Tuesday, November 27, 2012

EUFF Review: Stopped on Track

Frank and Simone Lange (Milan Preschel and Steffi Kuhnert) sit in a doctor's office as the doctor plainly describes that Frank headaches over the last few month are due to a brain tumour. The couple are shown brain images and the doctor explains that because of the location, and size of the tumour, surgery is not an option. Their next decision is on how and when to tell their 14 year old daughter Lilli (Taslisa Lili Lemke) and 8 year old son Mika (Mika Nilson Seidel) that their father only has a couple of months to live.

At first Frank continues to go to work at the plant and all seems relatively well. One night as the family is around the dinner table Frank seeing his family together and happy becomes distraught and Simone tells her children that their father is not well. The family takes an overnight trip to a water park that starts out fine until Frank goes missing in the middle of the night to be found by his kids lying on the ground near a garden unable to get back to their sleeping quarters. Next we see Frank as he becomes violently ill in the car on the way home.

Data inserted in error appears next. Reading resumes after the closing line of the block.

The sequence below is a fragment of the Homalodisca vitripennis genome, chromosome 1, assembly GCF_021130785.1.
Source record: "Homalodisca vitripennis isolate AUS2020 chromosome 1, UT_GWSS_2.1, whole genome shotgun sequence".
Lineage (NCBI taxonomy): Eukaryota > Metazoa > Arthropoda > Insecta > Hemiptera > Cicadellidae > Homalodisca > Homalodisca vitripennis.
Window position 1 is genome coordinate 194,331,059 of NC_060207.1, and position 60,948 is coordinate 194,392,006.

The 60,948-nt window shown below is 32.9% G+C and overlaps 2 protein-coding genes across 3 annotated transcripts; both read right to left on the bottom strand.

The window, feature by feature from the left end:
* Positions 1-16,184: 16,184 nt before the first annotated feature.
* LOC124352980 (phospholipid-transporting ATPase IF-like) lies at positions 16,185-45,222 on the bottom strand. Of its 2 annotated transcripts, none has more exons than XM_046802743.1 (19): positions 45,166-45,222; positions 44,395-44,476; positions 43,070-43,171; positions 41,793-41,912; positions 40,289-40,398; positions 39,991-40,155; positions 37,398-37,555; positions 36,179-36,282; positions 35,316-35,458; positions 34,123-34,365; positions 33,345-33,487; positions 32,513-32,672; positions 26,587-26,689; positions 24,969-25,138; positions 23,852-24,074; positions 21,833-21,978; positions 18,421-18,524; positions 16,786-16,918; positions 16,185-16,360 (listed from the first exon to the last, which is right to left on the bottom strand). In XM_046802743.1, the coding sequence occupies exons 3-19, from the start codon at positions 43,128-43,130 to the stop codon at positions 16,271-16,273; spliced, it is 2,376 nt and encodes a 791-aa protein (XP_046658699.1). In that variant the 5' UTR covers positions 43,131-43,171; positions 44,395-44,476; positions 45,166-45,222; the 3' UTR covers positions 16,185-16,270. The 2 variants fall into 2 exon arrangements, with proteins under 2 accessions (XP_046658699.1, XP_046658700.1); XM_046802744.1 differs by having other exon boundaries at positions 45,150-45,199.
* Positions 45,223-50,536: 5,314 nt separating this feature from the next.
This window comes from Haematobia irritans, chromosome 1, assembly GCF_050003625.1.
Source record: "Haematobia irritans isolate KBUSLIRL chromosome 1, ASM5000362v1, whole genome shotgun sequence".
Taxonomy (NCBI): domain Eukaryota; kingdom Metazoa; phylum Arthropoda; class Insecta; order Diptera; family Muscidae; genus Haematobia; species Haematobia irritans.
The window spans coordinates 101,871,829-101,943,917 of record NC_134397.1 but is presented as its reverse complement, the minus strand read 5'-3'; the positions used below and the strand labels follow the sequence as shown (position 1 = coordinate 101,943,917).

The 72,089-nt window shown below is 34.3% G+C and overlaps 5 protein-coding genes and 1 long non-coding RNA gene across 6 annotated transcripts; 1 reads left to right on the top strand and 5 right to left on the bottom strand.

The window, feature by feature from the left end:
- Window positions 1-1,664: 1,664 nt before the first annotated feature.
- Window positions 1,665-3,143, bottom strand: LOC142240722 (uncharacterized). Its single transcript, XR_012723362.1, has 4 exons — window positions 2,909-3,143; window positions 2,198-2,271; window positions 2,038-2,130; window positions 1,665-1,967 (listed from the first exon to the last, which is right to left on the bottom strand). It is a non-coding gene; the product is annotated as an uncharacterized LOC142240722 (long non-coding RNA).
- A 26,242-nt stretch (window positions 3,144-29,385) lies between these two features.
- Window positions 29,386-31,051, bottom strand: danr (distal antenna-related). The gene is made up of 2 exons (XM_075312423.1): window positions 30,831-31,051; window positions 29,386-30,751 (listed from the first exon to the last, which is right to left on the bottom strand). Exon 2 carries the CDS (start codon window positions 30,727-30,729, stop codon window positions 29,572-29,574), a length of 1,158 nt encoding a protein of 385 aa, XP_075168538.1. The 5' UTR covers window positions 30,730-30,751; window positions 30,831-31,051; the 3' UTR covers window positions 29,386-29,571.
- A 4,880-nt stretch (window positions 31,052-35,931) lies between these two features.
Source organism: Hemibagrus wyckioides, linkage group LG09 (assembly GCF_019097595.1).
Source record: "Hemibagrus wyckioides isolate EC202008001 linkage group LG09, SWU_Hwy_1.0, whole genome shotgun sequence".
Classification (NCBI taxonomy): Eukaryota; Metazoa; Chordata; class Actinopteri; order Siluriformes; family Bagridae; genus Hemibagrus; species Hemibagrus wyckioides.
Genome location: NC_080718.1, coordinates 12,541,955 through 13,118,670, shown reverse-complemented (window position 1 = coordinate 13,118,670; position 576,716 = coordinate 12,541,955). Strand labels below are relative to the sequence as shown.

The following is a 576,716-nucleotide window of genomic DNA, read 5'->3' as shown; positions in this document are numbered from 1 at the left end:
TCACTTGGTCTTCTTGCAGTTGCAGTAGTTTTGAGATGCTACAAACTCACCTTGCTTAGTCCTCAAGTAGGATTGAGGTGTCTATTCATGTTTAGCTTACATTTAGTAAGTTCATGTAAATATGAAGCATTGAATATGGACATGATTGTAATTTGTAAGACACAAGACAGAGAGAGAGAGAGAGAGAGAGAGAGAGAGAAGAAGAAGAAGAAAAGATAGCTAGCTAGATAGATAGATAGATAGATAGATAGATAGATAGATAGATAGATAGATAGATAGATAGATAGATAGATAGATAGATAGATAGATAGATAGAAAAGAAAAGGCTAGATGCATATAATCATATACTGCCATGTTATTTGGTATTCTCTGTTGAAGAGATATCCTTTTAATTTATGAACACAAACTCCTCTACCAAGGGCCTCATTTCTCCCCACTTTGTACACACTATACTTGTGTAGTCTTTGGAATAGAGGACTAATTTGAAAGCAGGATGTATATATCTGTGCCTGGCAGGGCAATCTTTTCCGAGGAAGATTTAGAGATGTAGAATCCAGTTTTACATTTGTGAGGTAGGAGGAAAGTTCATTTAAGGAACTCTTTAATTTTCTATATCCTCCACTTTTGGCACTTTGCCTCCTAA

Frank begins to use his iPhone as a tool to discuss and record the changes that are occurring to him and the reactions of people around him. He even sees the tumour as separate entity, a kind of conjoined twin that is sharing his life. The Radiation and Chemotherapy treatments serve to make Frank weaker as he takes to using a cane. Soon he is forgetting where certain rooms are in the house and when his parents come to visit they are devastated by his appearance.

As the family have opted for home-care the strain on Simone is immense. She drinks quite often while at home and her only relief comes when she goes out to work as a tram driver. The kids are also involved, to different degrees, in the home care and help their father to get around.

After a very violent seizure leaves Frank bedridden, their palliative care aid begins to brief Simone on what she should expect from here on in. This includes why her children will need to be there at the end for their well being. Family and friends each react in their own way to Frank's decreasing condition. Some are able to face it head on, while others cannot even come to the home to see him.

A multi award winning and sought after festival circuit film Stopped on Track is a very powerful drama. Frank downward trajectory from a healthy family man to a bed ridden helpless individual is detailed step by step on film. Starting with increased difficulty with everyday activities, memory loss, loss of motor skills, fits of rage, crying spells and eventually quiet and peaceful. All of the main cast turn in excellent performances. Especially poignant is the increased involvement of his children in his hands on care as he deteriorates. Stopped on Track is a film that I can highly recommend.

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